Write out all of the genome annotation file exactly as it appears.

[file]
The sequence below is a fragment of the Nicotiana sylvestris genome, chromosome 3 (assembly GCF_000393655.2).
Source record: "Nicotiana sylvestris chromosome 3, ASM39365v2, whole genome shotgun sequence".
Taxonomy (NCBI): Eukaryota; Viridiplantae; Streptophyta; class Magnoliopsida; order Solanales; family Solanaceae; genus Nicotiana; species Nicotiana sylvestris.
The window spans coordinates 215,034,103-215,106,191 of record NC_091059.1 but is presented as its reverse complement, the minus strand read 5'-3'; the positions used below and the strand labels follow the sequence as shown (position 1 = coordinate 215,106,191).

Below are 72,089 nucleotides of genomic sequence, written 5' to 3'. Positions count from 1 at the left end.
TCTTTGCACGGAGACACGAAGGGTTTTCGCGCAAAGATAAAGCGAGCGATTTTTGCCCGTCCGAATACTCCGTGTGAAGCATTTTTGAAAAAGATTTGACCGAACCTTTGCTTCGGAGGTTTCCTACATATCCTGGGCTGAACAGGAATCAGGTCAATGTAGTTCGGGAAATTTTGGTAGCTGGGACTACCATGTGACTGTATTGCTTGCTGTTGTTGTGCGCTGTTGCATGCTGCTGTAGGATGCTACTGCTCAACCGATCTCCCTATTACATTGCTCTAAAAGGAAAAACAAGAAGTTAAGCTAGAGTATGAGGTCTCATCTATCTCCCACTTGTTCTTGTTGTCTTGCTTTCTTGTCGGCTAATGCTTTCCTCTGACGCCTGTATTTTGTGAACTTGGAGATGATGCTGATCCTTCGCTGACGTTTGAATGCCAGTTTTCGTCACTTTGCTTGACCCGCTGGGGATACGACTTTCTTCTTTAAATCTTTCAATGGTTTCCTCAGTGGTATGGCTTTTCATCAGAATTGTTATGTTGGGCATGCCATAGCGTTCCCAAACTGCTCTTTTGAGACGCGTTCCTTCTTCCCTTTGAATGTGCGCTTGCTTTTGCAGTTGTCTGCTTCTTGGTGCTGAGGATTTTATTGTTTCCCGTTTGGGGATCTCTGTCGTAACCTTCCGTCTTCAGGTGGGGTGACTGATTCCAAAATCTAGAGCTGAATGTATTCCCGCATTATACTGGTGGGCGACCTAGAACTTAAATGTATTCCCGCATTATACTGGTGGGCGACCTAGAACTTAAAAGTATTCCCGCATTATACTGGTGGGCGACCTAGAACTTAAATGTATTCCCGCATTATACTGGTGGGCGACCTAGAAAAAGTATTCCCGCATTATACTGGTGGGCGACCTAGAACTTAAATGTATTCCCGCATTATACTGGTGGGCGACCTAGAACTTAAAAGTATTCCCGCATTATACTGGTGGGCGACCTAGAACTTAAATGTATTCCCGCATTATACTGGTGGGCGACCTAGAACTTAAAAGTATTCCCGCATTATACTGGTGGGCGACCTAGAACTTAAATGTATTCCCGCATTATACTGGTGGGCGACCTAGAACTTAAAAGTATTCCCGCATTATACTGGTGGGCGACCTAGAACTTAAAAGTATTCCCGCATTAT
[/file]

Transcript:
The sequence below is a fragment of the Nicotiana sylvestris genome, chromosome 3 (assembly GCF_000393655.2).
Source record: "Nicotiana sylvestris chromosome 3, ASM39365v2, whole genome shotgun sequence".
Taxonomy (NCBI): Eukaryota; Viridiplantae; Streptophyta; class Magnoliopsida; order Solanales; family Solanaceae; genus Nicotiana; species Nicotiana sylvestris.
The window spans coordinates 215,034,103-215,106,191 of record NC_091059.1 but is presented as its reverse complement, the minus strand read 5'-3'; the positions used below and the strand labels follow the sequence as shown (position 1 = coordinate 215,106,191).

Below are 72,089 nucleotides of genomic sequence, written 5' to 3'. Positions count from 1 at the left end.
TCTTTGCACGGAGACACGAAGGGTTTTCGCGCAAAGATAAAGCGAGCGATTTTTGCCCGTCCGAATACTCCGTGTGAAGCATTTTTGAAAAAGATTTGACCGAACCTTTGCTTCGGAGGTTTCCTACATATCCTGGGCTGAACAGGAATCAGGTCAATGTAGTTCGGGAAATTTTGGTAGCTGGGACTACCATGTGACTGTATTGCTTGCTGTTGTTGTGCGCTGTTGCATGCTGCTGTAGGATGCTACTGCTCAACCGATCTCCCTATTACATTGCTCTAAAAGGAAAAACAAGAAGTTAAGCTAGAGTATGAGGTCTCATCTATCTCCCACTTGTTCTTGTTGTCTTGCTTTCTTGTCGGCTAATGCTTTCCTCTGACGCCTGTATTTTGTGAACTTGGAGATGATGCTGATCCTTCGCTGACGTTTGAATGCCAGTTTTCGTCACTTTGCTTGACCCGCTGGGGATACGACTTTCTTCTTTAAATCTTTCAATGGTTTCCTCAGTGGTATGGCTTTTCATCAGAATTGTTATGTTGGGCATGCCATAGCGTTCCCAAACTGCTCTTTTGAGACGCGTTCCTTCTTCCCTTTGAATGTGCGCTTGCTTTTGCAGTTGTCTGCTTCTTGGTGCTGAGGATTTTATTGTTTCCCGTTTGGGGATCTCTGTCGTAACCTTCCGTCTTCAGGTGGGGTGACTGATTCCAAAATCTAGAGCTGAATGTATTCCCGCATTATACTGGTGGGCGACCTAGAACTTAAATGTATTCCCGCATTATACTGGTGGGCGACCTAGAACTTAAAAGTATTCCCGCATTATACTGGTGGGCGACCTAGAACTTAAATGTATTCCCGCATTATACTGGTGGGCGACCTAGAAAAAGTATTCCCGCATTATACTGGTGGGCGACCTAGAACTTAAATGTATTCCCGCATTATACTGGTGGGCGACCTAGAACTTAAAAGTATTCCCGCATTATACTGGTGGGCGACCTAGAACTTAAATGTATTCCCGCATTATACTGGTGGGCGACCTAGAACTTAAAAGTATTCCCGCATTATACTGGTGGGCGACCTAGAACTTAAATGTATTCCCGCATTATACTGGTGGGCGACCTAGAACTTAAAAGTATTCCCGCATTATACTGGTGGGCGACCTAGAACTTAAAAGTATTCCCGCATTAT